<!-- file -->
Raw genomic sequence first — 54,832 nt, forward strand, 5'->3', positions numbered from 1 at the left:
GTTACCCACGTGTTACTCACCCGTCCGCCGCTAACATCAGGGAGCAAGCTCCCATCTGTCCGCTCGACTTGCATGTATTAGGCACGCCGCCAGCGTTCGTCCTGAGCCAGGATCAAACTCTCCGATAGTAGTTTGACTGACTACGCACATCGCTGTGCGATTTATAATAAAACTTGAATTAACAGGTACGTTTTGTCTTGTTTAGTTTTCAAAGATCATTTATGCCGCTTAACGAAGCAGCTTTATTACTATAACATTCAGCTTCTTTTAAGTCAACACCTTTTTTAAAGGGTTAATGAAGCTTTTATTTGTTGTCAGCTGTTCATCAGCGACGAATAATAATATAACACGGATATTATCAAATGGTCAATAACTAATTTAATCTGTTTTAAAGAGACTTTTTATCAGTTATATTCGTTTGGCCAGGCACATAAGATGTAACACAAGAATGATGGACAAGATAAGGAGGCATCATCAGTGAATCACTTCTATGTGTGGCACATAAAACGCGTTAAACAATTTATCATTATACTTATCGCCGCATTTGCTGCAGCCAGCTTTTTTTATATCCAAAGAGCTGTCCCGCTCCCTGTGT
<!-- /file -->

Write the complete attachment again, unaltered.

Raw genomic sequence first — 54,832 nt, forward strand, 5'->3', positions numbered from 1 at the left:
GTTACCCACGTGTTACTCACCCGTCCGCCGCTAACATCAGGGAGCAAGCTCCCATCTGTCCGCTCGACTTGCATGTATTAGGCACGCCGCCAGCGTTCGTCCTGAGCCAGGATCAAACTCTCCGATAGTAGTTTGACTGACTACGCACATCGCTGTGCGATTTATAATAAAACTTGAATTAACAGGTACGTTTTGTCTTGTTTAGTTTTCAAAGATCATTTATGCCGCTTAACGAAGCAGCTTTATTACTATAACATTCAGCTTCTTTTAAGTCAACACCTTTTTTAAAGGGTTAATGAAGCTTTTATTTGTTGTCAGCTGTTCATCAGCGACGAATAATAATATAACACGGATATTATCAAATGGTCAATAACTAATTTAATCTGTTTTAAAGAGACTTTTTATCAGTTATATTCGTTTGGCCAGGCACATAAGATGTAACACAAGAATGATGGACAAGATAAGGAGGCATCATCAGTGAATCACTTCTATGTGTGGCACATAAAACGCGTTAAACAATTTATCATTATACTTATCGCCGCATTTGCTGCAGCCAGCTTTTTTTATATCCAAAGAGCTGTCCCGCTCCCTGTGT